- Recently, the Supreme Court of India held that in any election, be it to Parliament or State legislature, the maintenance of secrecy of voting is “a must”.
- It reiterated its 2013 judgement in the People’s Union for Civil Liberties case.
- Part of Fundamental Right: The secrecy is a part of the fundamental right of freedom of expression.
- The confidentiality of choice strengthened democracy.
- Part of Basic Structure: Democracy and free elections were a part of the Basic Structure of the Constitution.
- The concept of ‘basic structure’ came into existence in the landmark judgment in Kesavananda Bharati vs State of Kerala case (1973).
- On Booth Capturing: Booth capturing and/or bogus voting should be dealt with iron hands, because it ultimately affects the rule of law and democracy.
- Nobody can be permitted to dilute the right to free and fair election.
- On Unlawful Assembly: Once the unlawful assembly is established in prosecution of the common object, each member of the unlawful assembly is guilty of the offence of rioting.
- The use of the force, even though it be the slightest possible character by any one member of the assembly, once established as unlawful constitutes rioting.
- It is not necessary that force or violence must be by all but the liability accrues to all the members of the unlawful assembly.
- The definition of ‘unlawful assembly’, according to Indian law, is laid down in Section 141 of the Indian Penal Code.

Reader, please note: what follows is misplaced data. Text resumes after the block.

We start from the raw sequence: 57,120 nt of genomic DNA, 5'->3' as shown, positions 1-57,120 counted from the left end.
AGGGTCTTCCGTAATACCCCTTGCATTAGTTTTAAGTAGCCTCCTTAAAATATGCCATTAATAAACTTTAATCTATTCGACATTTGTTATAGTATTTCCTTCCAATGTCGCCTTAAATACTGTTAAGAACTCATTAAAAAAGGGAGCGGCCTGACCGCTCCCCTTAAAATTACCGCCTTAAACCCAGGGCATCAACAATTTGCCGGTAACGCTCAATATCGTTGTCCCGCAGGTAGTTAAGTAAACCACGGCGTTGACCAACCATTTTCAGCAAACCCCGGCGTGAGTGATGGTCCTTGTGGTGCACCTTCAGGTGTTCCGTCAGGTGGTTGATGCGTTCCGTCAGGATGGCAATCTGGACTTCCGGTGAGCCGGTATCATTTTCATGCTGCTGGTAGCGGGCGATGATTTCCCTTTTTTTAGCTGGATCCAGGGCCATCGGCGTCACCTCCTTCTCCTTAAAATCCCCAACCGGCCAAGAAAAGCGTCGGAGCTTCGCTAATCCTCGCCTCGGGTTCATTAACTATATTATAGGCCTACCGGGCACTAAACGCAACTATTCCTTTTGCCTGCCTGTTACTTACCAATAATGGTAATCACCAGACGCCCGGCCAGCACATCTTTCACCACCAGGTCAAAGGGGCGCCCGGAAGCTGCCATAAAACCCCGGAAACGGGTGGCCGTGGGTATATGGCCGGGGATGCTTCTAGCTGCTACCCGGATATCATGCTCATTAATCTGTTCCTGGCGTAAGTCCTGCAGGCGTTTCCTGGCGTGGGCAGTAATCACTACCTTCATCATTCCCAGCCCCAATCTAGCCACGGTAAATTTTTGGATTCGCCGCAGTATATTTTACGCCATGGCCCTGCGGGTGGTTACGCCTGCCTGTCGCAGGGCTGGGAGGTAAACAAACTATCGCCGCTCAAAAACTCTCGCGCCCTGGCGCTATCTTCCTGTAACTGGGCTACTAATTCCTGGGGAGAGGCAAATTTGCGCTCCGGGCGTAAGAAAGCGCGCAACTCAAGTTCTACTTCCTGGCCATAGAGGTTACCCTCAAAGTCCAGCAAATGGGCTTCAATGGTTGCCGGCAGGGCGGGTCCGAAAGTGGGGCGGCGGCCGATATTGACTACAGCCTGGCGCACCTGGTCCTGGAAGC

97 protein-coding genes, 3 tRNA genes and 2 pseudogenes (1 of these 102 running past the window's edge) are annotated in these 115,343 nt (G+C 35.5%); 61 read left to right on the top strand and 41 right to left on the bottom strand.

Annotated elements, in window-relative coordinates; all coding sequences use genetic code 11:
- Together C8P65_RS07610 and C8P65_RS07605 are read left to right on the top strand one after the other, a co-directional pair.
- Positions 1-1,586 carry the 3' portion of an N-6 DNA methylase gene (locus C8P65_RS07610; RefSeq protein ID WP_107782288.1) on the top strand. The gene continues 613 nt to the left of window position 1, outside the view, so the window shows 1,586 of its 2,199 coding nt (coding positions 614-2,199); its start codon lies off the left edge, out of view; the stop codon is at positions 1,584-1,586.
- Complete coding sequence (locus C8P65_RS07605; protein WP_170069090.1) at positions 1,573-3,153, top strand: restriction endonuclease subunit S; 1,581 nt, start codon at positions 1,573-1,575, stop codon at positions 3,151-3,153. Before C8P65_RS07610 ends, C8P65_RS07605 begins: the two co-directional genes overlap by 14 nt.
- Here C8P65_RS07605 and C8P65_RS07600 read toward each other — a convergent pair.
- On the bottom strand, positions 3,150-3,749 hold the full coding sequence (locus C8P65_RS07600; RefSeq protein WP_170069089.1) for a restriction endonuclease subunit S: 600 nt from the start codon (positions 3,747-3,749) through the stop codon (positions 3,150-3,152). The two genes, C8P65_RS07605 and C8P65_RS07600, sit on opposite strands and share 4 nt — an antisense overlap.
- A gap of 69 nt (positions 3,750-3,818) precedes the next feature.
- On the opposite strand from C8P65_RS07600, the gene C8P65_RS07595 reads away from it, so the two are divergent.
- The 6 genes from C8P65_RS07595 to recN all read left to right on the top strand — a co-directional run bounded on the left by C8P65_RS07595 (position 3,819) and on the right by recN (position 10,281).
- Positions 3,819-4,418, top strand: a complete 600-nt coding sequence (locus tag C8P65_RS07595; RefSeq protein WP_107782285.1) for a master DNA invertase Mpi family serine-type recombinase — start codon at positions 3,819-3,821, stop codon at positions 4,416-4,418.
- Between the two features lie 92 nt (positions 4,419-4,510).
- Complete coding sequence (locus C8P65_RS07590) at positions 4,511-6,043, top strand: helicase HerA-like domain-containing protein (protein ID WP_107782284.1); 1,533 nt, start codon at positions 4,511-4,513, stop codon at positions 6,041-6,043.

The two main key components that came out of the Supreme Court judgment are:
- Right to vote also includes a right not to vote i.e right to reject.
- Right to secrecy is an integral part of a free and fair election.
- It implies that a voter while voting has every right not to opt for any of the candidates during an election.
- Such a right implies a choice to remain neutral. It has its genesis in freedom of speech and expression.
- Introducing a ‘None of the Above’ (NOTA) button can increase the public participation in an electoral process.
Right to Secrecy:
- It is a central right of an elector to cast his vote without fear of reprisal, duress or coercion as per Article 21 of the Indian Constitution.
- Protection of the elector’s identity and affording secrecy is therefore integral to free and fair elections.
- An arbitrary distinction between the voter who casts his vote and the voter who does not cast his vote is violative of Article 14, Article 19(1)(a) and Article 21 of the Indian Constitution.
- Article 21(3) of the Universal Declaration of Human Rights and Article 25(b) of the International Covenant on Civil and Political Rights deals with the “Right to secrecy”.
SOURCE: THE HINDU,THE ECONOMIC TIMES,MNT